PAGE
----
Comparing the Policy of Aboriginal Assimilation: Australia, Canada, and New Zealand

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UBC Press, 1995 - Social Science - 286 pages
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The aboriginal people of Australia, Canada, and New Zealand became minorities in their own countries in the nineteenth century. The expanding British Empire had its own vision for the future of these peoples. They were to become civilized, Christian, and citizens - in a word, assimilated.
Comparing the Policy of Aboriginal Assimilation provides the first systematic and comparative treatment of the social policy of assimilation followed in Australia, Canada, and New Zealand. Australia began by denying the aboriginal presence, Canada by registering all 'status' Indians, and New Zealand by giving all Maori British citizenship.
Children received particular attention under the policy of assimilation, as there has always been a special interest in shaping the next generation. The missionaries, teachers, and social workers who carried out this work were motivated by the desire to save the unfortunate, but in the process children were required to leave their families, communities, language, and culture behind.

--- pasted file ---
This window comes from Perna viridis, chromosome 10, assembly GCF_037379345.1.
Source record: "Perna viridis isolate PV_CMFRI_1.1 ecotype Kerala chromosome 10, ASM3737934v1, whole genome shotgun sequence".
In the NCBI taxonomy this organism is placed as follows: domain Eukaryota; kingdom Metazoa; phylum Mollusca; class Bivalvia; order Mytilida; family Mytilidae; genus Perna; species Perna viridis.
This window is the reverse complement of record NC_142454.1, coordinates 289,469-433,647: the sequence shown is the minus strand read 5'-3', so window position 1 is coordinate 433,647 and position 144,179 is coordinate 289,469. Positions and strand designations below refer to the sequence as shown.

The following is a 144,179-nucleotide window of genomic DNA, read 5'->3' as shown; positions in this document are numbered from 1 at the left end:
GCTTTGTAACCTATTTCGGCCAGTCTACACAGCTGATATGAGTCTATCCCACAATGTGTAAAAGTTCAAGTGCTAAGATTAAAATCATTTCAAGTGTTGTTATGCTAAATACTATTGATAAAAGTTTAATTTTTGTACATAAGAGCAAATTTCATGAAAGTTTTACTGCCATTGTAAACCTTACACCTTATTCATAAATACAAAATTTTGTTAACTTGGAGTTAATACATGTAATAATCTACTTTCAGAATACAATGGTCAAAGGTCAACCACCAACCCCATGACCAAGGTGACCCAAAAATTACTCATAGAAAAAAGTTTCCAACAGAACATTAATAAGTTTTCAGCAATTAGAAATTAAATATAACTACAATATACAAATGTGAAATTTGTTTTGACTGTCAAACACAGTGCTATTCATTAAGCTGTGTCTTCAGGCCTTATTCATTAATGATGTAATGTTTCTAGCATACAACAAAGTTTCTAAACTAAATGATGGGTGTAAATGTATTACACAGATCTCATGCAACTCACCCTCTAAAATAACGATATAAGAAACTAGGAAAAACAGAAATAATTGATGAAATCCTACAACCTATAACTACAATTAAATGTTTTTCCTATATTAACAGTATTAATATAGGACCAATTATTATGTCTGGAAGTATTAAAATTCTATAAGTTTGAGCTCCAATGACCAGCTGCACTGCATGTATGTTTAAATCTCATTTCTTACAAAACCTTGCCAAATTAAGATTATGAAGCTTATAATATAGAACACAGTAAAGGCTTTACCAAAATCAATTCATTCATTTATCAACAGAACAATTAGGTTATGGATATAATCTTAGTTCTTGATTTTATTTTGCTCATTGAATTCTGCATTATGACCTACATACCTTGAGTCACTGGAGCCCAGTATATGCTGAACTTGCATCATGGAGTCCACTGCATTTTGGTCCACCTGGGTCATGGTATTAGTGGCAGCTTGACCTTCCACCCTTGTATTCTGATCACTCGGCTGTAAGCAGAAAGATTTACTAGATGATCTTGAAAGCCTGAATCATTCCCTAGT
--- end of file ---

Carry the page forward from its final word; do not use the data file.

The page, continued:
Comparing the Policy of Aboriginal Assimilation not only provides comprehensive and comparative data on the conduct of assimilative policy but also examines its origins and rationale. In the end, the policy is shown to be primarily an expression of the racist and colonial nature of the immigrant societies. Today, as aboriginal societies reassert themselves, there are grounds for hope that a plural social policy can be developed to accommodate the differences between aboriginal and immigrant societies.
  

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Contents

The General Structure of Aboriginal Policy
14
Aboriginal Peoples and Child Welfare Policy
41
The General Structure of Canadian Indian Policy
70
First Nations Family and Child Welfare Policy
100
The General Structure of Maori Policy
136
Maori People and Child Welfare Policy
160
Similarities and Differences among Australia Canada
185
Understanding the Policy of Aboriginal Assimilation
220
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About the author (1995)

Andrew Armitage is an associate professor and the director of the School of Social Work at the University of Victoria.

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